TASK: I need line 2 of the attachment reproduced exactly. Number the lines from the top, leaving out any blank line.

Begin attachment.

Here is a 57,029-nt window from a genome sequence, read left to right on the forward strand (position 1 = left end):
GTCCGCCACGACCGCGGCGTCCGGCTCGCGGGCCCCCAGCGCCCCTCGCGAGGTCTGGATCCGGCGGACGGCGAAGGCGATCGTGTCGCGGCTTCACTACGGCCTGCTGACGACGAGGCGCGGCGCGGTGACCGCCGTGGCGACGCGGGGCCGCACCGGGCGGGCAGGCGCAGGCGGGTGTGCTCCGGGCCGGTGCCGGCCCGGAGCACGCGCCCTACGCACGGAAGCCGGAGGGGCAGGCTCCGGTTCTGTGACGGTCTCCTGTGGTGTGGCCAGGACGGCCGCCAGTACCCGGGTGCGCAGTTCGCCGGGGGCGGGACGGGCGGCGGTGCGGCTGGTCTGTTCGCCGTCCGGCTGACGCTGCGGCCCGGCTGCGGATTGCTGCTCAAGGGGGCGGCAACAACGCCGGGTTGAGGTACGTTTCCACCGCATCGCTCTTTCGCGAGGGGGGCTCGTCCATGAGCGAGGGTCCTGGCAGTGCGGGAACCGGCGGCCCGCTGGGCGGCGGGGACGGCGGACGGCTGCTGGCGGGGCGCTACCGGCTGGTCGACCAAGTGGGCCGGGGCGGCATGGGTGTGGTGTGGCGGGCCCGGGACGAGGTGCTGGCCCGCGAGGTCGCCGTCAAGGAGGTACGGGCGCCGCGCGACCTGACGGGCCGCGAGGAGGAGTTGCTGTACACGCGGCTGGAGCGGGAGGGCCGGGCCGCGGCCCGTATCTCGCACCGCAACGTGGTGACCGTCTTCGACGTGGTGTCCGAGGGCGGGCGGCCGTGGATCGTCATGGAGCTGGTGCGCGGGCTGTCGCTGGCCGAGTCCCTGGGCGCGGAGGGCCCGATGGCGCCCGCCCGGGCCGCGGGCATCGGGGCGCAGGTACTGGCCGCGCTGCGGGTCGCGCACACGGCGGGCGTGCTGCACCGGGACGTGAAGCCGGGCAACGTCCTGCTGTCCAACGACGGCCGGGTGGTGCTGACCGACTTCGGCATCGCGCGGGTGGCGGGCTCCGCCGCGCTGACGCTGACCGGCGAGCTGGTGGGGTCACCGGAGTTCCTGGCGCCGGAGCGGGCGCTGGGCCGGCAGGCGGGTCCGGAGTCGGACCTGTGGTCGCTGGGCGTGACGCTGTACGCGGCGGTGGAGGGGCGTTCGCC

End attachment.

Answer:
GTCCGCCACGACCGCGGCGTCCGGCTCGCGGGCCCCCAGCGCCCCTCGCGAGGTCTGGATCCGGCGGACGGCGAAGGCGATCGTGTCGCGGCTTCACTACGGCCTGCTGACGACGAGGCGCGGCGCGGTGACCGCCGTGGCGACGCGGGGCCGCACCGGGCGGGCAGGCGCAGGCGGGTGTGCTCCGGGCCGGTGCCGGCCCGGAGCACGCGCCCTACGCACGGAAGCCGGAGGGGCAGGCTCCGGTTCTGTGACGGTCTCCTGTGGTGTGGCCAGGACGGCCGCCAGTACCCGGGTGCGCAGTTCGCCGGGGGCGGGACGGGCGGCGGTGCGGCTGGTCTGTTCGCCGTCCGGCTGACGCTGCGGCCCGGCTGCGGATTGCTGCTCAAGGGGGCGGCAACAACGCCGGGTTGAGGTACGTTTCCACCGCATCGCTCTTTCGCGAGGGGGGCTCGTCCATGAGCGAGGGTCCTGGCAGTGCGGGAACCGGCGGCCCGCTGGGCGGCGGGGACGGCGGACGGCTGCTGGCGGGGCGCTACCGGCTGGTCGACCAAGTGGGCCGGGGCGGCATGGGTGTGGTGTGGCGGGCCCGGGACGAGGTGCTGGCCCGCGAGGTCGCCGTCAAGGAGGTACGGGCGCCGCGCGACCTGACGGGCCGCGAGGAGGAGTTGCTGTACACGCGGCTGGAGCGGGAGGGCCGGGCCGCGGCCCGTATCTCGCACCGCAACGTGGTGACCGTCTTCGACGTGGTGTCCGAGGGCGGGCGGCCGTGGATCGTCATGGAGCTGGTGCGCGGGCTGTCGCTGGCCGAGTCCCTGGGCGCGGAGGGCCCGATGGCGCCCGCCCGGGCCGCGGGCATCGGGGCGCAGGTACTGGCCGCGCTGCGGGTCGCGCACACGGCGGGCGTGCTGCACCGGGACGTGAAGCCGGGCAACGTCCTGCTGTCCAACGACGGCCGGGTGGTGCTGACCGACTTCGGCATCGCGCGGGTGGCGGGCTCCGCCGCGCTGACGCTGACCGGCGAGCTGGTGGGGTCACCGGAGTTCCTGGCGCCGGAGCGGGCGCTGGGCCGGCAGGCGGGTCCGGAGTCGGACCTGTGGTCGCTGGGCGTGACGCTGTACGCGGCGGTGGAGGGGCGTTCGCC